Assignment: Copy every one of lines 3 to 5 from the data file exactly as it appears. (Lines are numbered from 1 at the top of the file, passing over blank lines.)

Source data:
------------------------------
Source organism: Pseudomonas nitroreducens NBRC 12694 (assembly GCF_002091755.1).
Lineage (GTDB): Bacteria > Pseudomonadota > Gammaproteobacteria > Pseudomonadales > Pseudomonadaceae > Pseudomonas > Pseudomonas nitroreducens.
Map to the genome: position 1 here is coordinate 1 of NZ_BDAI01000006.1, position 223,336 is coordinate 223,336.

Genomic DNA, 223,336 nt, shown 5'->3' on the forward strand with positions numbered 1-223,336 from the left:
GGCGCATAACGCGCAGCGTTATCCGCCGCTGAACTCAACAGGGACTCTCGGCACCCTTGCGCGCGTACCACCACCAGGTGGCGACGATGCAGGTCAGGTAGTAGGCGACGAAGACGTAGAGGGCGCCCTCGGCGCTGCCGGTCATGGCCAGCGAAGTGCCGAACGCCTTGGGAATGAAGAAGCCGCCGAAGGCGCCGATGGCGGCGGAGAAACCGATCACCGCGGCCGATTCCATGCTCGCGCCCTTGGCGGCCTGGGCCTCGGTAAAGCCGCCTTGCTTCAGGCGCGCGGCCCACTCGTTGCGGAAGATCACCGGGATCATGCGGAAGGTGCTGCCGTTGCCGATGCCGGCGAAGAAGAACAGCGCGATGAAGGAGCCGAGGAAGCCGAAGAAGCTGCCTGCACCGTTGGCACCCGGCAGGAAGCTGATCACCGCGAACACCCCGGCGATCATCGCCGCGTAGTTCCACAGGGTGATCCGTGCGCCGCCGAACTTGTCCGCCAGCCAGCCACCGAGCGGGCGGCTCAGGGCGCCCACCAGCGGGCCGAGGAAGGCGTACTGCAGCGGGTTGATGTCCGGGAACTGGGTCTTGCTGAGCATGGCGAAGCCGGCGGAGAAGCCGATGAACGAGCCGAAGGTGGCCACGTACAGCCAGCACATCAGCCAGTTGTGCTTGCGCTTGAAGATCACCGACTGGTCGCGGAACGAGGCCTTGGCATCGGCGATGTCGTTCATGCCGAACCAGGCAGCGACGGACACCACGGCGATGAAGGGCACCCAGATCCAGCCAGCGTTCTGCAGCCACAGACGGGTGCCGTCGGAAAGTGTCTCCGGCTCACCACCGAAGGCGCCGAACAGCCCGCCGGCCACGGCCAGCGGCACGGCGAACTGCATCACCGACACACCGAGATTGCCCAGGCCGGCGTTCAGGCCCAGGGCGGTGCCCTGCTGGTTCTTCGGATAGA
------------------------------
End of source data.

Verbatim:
Map to the genome: position 1 here is coordinate 1 of NZ_BDAI01000006.1, position 223,336 is coordinate 223,336.

Genomic DNA, 223,336 nt, shown 5'->3' on the forward strand with positions numbered 1-223,336 from the left:
GGCGCATAACGCGCAGCGTTATCCGCCGCTGAACTCAACAGGGACTCTCGGCACCCTTGCGCGCGTACCACCACCAGGTGGCGACGATGCAGGTCAGGTAGTAGGCGACGAAGACGTAGAGGGCGCCCTCGGCGCTGCCGGTCATGGCCAGCGAAGTGCCGAACGCCTTGGGAATGAAGAAGCCGCCGAAGGCGCCGATGGCGGCGGAGAAACCGATCACCGCGGCCGATTCCATGCTCGCGCCCTTGGCGGCCTGGGCCTCGGTAAAGCCGCCTTGCTTCAGGCGCGCGGCCCACTCGTTGCGGAAGATCACCGGGATCATGCGGAAGGTGCTGCCGTTGCCGATGCCGGCGAAGAAGAACAGCGCGATGAAGGAGCCGAGGAAGCCGAAGAAGCTGCCTGCACCGTTGGCACCCGGCAGGAAGCTGATCACCGCGAACACCCCGGCGATCATCGCCGCGTAGTTCCACAGGGTGATCCGTGCGCCGCCGAACTTGTCCGCCAGCCAGCCACCGAGCGGGCGGCTCAGGGCGCCCACCAGCGGGCCGAGGAAGGCGTACTGCAGCGGGTTGATGTCCGGGAACTGGGTCTTGCTGAGCATGGCGAAGCCGGCGGAGAAGCCGATGAACGAGCCGAAGGTGGCCACGTACAGCCAGCACATCAGCCAGTTGTGCTTGCGCTTGAAGATCACCGACTGGTCGCGGAACGAGGCCTTGGCATCGGCGATGTCGTTCATGCCGAACCAGGCAGCGACGGACACCACGGCGATGAAGGGCACCCAGATCCAGCCAGCGTTCTGCAGCCACAGACGGGTGCCGTCGGAAAGTGTCTCCGGCTCACCACCGAAGGCGCCGAACAGCCCGCCGGCCACGGCCAGCGGCACGGCGAACTGCATCACCGACACACCGAGATTGCCCAGGCCGGCGTTCAGGCCCAGGGCGGTGCCCTGCTGGTTCTTCGGATAGA